3.                  NB:  TSN transaction is a “bootstrap acquisition”: the target company pulls itself by its own bootstraps by using its own assets to constitute the purchase price (see General Geophysical, Zenz below)
4.                  This rule applies to pre-sale cash dist to indiv SHs too, but indiv SHs wd prefer “consideration for sale of stock” treatment à cap G/L. NOT div treatment. See Casner & Rev. Rul. 75-493, CB 19, n. 1
IV.           GU & Gain or Loss on the Disposition of Property
A.     Lifetime (nonliquidating) distributions: §311
1.                  Gain (§311(b)), not loss (§311(a)), is generally recognized to the distributing corp.
2.                  Current §311 = repeal of General Utilities doctrine (repealed 1986). GU:
a.                   Held: SHs’ sale of assets (appreciated while in Corp’s possession), which were distributed to SHs by Corp not in complete liquidation, will not be attributed to the Corp and trigger realization of gain or loss
b.                  Was widely understood to stand for the proposition that: Corp X realized no G/L on the dist of appreciated or depreciated ppty to its SHs (CB 24.6)
3.                  Policy behind GU repeal and current law:
a.                   Discourage tax avoidance / fraud by not recognizing loss
b.                  Because Corp controls when to sell / dispose of property, i.e. the realization event, Corp could cherry pick when / what kind of gains to have.
c.                   Similar to rationale behind not allowing indiv TPs to deduct capital losses unless they have a significant offsetting capital gain (§267 (a)(1))
4.                  Under GU facts and current law: Practical advice to corp:
a.                   Don't distribute this property to SHs: Loss won't be recognized at the corp level
b.                  Instead, sell the asset to another pty. 311 doesn't apply, and corp can recognize the loss.
B.     Liquidating Distributions: §§331/336; 332/337
NB: Complete liquidation, so DRD (§243) won’t apply!!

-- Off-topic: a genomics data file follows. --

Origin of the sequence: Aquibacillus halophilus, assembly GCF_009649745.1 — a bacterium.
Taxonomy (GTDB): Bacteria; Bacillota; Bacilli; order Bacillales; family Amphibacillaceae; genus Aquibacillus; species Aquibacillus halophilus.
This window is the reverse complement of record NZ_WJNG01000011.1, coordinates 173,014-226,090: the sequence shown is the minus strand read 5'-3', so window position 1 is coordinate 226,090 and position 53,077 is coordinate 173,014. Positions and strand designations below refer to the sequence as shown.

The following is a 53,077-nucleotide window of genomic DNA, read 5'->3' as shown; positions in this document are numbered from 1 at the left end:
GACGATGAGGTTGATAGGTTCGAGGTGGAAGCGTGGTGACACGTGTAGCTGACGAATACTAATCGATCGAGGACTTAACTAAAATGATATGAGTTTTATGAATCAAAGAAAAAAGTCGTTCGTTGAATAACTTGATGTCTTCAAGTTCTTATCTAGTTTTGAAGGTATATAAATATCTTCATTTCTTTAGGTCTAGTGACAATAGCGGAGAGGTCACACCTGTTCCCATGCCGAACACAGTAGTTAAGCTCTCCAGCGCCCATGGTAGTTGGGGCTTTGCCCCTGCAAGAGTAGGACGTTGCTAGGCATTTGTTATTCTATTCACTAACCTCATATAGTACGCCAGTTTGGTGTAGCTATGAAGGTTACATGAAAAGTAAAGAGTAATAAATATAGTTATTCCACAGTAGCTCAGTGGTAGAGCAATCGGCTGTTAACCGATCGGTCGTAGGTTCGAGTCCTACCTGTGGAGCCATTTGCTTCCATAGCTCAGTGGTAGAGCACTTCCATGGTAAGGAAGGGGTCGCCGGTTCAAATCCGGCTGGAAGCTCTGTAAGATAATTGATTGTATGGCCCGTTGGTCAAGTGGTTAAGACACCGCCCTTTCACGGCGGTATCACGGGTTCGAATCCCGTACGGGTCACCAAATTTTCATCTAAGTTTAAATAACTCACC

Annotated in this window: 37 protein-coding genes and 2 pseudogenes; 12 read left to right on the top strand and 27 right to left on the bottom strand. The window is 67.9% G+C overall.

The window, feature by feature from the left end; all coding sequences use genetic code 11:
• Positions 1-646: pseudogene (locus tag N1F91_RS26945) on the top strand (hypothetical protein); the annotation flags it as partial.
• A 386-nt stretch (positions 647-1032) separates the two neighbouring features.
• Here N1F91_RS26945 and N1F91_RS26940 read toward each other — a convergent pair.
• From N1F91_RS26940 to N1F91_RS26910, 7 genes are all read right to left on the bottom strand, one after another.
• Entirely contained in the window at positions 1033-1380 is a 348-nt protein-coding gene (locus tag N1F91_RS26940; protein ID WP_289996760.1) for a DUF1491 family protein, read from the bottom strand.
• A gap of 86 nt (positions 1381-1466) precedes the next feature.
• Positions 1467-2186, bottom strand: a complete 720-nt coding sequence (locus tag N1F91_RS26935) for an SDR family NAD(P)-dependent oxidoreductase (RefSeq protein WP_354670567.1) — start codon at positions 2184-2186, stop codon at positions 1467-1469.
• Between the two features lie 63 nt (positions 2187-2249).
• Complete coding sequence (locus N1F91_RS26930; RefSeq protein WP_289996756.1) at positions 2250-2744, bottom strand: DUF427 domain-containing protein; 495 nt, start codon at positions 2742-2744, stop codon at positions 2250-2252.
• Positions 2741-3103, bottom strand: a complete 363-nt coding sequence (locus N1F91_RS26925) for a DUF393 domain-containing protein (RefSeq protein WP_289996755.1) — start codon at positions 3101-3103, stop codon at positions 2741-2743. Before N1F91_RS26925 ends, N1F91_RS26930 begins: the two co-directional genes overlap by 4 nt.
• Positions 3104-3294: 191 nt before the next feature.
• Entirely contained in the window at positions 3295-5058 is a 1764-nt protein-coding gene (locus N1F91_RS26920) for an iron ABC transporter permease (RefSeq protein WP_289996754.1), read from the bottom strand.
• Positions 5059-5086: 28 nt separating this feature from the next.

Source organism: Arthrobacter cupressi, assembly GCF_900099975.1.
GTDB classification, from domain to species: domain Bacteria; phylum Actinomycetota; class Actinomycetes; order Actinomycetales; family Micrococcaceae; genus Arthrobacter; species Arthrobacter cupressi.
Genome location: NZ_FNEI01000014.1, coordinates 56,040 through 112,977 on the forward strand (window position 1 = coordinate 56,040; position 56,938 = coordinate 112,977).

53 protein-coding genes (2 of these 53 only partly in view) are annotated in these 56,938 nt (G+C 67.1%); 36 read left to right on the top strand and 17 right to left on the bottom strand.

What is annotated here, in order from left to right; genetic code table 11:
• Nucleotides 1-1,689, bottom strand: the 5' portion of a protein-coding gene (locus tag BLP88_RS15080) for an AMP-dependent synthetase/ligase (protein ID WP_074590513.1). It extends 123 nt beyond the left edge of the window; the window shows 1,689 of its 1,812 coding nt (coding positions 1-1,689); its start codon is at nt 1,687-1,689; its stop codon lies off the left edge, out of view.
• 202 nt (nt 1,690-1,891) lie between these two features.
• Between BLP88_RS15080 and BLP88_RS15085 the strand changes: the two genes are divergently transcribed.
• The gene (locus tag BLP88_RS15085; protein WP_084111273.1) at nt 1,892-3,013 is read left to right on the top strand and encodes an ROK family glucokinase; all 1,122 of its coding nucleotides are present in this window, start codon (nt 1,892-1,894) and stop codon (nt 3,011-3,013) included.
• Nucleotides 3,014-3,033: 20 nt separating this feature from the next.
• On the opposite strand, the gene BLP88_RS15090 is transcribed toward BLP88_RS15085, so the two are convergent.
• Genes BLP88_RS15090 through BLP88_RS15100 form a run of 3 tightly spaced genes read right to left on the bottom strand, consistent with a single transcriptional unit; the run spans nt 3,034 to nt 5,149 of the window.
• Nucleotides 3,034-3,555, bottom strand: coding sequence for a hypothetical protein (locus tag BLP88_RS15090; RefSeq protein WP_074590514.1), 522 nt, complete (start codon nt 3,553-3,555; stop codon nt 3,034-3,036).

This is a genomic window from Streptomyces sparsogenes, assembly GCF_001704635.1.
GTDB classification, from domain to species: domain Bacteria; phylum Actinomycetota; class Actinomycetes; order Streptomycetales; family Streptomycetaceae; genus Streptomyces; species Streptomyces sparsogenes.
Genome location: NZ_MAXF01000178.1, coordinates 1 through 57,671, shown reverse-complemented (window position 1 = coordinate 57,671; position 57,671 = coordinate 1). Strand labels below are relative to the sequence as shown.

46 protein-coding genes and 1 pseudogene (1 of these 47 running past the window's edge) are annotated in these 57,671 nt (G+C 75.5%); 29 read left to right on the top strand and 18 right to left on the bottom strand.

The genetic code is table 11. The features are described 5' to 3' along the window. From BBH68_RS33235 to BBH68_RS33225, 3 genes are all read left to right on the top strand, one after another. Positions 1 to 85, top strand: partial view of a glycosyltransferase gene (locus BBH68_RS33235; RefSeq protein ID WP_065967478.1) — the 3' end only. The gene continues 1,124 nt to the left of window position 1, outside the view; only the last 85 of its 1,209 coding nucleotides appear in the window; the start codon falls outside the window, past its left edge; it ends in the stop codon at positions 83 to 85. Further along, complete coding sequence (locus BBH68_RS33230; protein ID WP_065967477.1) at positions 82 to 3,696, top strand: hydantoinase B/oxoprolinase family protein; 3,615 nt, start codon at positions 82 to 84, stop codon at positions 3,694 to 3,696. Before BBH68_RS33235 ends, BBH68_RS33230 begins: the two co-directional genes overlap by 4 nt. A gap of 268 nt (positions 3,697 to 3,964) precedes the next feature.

1.      Regular complete liquidations (no parent/sub context): §§331/336
a.                   SH level: amounts received [FMV of ppty] in complete liquidation (not partial) are treated as full payment in exchange for the stock: §331
i.                    SH gets 1) basis offset and 2) will either realize a capital gain or loss (difference between basis and FMV at the time of the liquidation).
ii.                  Distribution in liquidation of encumbered property
(A)              SH's gain = (FMV of property received) – (SH's basis in stock liquidated) – (liabilities assumed).
(B)              SH's basis in the property = FMV value without adjustment to reflect assumed liability.
(C)              b/c SH must pay liabilities they are viewed as a cost of acquiring the property and thus are properly reflected in basis.
b.                  Liquidating (i.e. distributing) Corp level C will recognize G or L just as if the property had been sold to the SH for its FMV (basis in asset – FMV of asset):
i.                    E.g, Corp. basis in assets = $100, FMV of corporate stock at time of liquidation = $400, corporation recognizes gain in amount of $300.
ii.                  For ordinary assets (like inventory) ordinary income treatment
iii.                For capital assets – capital treatment (gain/loss)
iv.                For losses, NB ANTI-STUFFING RULE (§336(d)): C can’t recog full amt of loss on ppty that lost value before you got it.
(A)              Calculation: Corp’s new 336d A/B =  B @ time of transfer – (B in Transferor’s hands – FMV @ time of transfer)
(B)              Corp’s Recog Loss = (Corp’s new 336d A/B) – (FMV @ time of 336 disposition)
v.                  Disqualified property: property to which §351 applies within 5 years (so you can stuff the corporation but you have to be patient, wait at least 5 years before liquidating).
vi.                Distributions Involving Liabilities add CB 31 prob 2
(A)              §336(b) provides that the AR on the sale shall deduct liabilities in property assumed by SH, even if it exceeds FMV.
c.                   NB: In a 331/336 situation there's no parallel similar to 334.
i.                    331 “treated as full payment in exchange for stock” =
(A)              exchange = capital gain or loss provision is triggered. This is a characterization.
(B)              payment = cost = basis
(C)              This is unlike 332 (involving Parent & Subsidiary), b/c 332 is a nonrecognition provision. Therefore we don't know what the basis should be, so we need a provision for basis.  334 fills that gap.
2.      Complete liquidations of subsidiary by parent corp: §§332(S)/337(P)
NB: Liq of a S is effectively a merger of S into P. So 332 liq // nonrecog provisions in tax-free reorgs
a.                   Analysis:
i.                    Is it a 332 liquidation? This def of liquidation ONLY applies to 332.
Outside Basis: P’s basis in S’s stock.
Inside Basis: S’s basis in S’s own assets.
Disappearing Basis Problem:
·  P liquidates S.
·  Stock of S disappears & P directly owns S’s assets.